How to Start Your Genealogy Research
With all of the tools available today, there's a tendency to just want to jump headfirst into genealogy research for most people. The internet has made it so that someone can find out all kinds of interesting things without even leaving their office chair, but today I want to take a step back even further. In general, you'll make the most of even online searches by already having a fairly solid knowledge of what you're looking for. In this article, we're going to talk about how you can develop that base before you ever set foot outside or touch a keyboard.
Plant a Tree
One of the most common activities when developing your genealogy is to visually represent it as a family tree. While you wouldn't need to do any research if you already knew what the whole tree looked like, you can certainly start with what you do know: You might know where some of your immediate family fit into place. Plot your siblings, parents, aunts, uncles, grandparents, etc. as well as you can until you can't go back any further. If you don't have knowledge of any of these, that's fine too, just move onto the next step.
What Others Know
Next you're going to want to call up any family and family friends you do know of and ask them what they know. They might be able to tell you about a great aunt you never knew about, or that a certain family member had a name change (which might help you avoid roadblocks later on in your research). Speaking of name changes, if you were adopted it's obviously going to be important that you know your real last name if it was changed by your adoptive parents. When having these conversations with your family members, be sure to pick up any little details you can. Hearing about where your grandparents grew up, or that your great aunt and uncle owned a ranch in another county could come in handy later on. Jot down names and notes and start keeping a log of any such "clues" into your family past.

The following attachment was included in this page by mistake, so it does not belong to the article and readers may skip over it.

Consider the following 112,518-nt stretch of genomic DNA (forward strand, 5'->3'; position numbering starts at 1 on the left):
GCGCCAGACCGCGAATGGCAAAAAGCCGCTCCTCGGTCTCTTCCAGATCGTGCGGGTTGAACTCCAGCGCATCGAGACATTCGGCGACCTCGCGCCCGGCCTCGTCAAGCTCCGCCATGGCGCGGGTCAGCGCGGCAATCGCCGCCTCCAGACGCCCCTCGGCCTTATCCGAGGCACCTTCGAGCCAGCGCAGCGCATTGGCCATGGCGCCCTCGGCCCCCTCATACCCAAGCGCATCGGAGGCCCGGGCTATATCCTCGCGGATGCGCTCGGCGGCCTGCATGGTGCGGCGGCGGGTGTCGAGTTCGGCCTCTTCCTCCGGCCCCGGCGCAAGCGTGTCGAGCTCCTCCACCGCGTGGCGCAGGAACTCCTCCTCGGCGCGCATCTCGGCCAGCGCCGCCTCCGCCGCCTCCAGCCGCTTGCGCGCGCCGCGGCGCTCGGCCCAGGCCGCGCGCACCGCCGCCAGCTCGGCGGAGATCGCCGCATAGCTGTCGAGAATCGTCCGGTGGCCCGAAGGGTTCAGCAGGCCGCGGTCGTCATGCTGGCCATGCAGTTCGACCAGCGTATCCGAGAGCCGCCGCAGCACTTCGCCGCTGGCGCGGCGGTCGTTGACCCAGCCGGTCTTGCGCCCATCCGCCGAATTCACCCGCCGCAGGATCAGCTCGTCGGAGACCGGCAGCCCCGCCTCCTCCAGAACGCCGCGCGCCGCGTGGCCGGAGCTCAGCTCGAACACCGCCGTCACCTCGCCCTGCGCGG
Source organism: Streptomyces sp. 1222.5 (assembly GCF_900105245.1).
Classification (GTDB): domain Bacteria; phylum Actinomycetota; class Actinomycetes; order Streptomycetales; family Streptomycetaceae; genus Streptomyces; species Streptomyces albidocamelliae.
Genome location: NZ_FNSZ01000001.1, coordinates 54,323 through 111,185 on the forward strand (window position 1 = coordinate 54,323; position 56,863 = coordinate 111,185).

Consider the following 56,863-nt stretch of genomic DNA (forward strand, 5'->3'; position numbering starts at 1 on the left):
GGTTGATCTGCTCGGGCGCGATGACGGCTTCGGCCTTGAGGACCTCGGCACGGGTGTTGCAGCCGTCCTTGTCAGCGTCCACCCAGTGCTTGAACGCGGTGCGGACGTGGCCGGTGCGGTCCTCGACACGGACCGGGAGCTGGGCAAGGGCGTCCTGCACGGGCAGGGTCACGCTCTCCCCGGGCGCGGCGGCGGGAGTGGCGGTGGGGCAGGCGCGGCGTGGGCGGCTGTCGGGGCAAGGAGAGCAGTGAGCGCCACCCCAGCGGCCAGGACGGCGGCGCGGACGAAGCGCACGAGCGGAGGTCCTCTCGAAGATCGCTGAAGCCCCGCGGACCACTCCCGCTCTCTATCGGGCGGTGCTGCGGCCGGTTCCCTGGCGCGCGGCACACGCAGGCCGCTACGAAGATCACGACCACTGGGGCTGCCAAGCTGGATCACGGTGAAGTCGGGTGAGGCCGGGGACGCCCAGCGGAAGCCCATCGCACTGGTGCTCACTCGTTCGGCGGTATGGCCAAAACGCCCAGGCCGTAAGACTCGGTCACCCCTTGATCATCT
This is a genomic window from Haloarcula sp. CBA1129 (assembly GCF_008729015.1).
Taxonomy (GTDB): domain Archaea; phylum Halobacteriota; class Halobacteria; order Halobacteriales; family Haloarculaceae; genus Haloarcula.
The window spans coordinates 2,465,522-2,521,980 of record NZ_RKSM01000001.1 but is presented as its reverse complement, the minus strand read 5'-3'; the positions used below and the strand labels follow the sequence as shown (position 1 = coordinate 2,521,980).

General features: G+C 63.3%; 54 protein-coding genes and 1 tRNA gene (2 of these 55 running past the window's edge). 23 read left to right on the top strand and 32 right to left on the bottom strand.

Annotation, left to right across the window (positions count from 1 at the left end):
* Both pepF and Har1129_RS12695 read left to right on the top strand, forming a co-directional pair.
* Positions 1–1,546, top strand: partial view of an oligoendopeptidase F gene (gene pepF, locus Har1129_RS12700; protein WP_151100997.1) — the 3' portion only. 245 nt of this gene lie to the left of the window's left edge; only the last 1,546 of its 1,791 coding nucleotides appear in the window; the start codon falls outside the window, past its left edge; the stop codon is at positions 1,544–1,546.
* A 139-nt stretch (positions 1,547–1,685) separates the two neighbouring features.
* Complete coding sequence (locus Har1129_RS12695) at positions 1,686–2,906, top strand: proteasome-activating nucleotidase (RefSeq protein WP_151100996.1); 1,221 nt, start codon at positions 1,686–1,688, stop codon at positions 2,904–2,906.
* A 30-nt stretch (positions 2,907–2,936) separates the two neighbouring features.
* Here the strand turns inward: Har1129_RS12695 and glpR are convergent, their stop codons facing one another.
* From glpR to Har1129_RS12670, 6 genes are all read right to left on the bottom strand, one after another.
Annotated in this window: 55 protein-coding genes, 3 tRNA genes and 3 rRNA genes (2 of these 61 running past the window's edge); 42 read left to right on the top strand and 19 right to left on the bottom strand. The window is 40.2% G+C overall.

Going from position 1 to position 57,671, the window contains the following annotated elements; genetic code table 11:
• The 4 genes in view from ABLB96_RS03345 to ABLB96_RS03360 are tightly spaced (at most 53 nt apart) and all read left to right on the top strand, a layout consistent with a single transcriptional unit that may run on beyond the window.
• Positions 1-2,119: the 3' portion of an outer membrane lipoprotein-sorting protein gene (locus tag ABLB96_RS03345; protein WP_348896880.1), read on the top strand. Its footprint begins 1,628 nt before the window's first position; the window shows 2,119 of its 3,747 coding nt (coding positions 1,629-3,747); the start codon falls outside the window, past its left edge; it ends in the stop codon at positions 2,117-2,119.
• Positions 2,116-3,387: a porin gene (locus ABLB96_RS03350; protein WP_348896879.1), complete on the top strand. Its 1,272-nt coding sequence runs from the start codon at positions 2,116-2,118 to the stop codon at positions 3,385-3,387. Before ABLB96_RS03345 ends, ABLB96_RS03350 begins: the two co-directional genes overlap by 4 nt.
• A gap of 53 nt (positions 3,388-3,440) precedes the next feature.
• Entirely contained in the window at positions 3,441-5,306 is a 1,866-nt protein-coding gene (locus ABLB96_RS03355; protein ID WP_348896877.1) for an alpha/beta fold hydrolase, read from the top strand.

Myth & Lore
This is the section where you transition from "what others know" to "what others might know." While no one in your family probably claimed you were the last in a long line of dragon riders, you probably did hear your grandpa tell some (potentially tall) tales when you were younger. You should try and revisit and record as many of these stories as you can; while not all of them will hold up to scientific scrutiny, you may, again, be able to pluck details out that have their roots in very real facts about your current and past relatives. Don't limit yourself to looking for any particular kind of stories, by the way, get creative and think about things like relatives who may have been on tours of military service, relatives who have been re-married and whose first spouses you might not know much about, etc.
From here, you'll likely have amassed a little encyclopedia of names and buzzwords that you can then take off to other more traditional research facilities and use to jump-start your searching.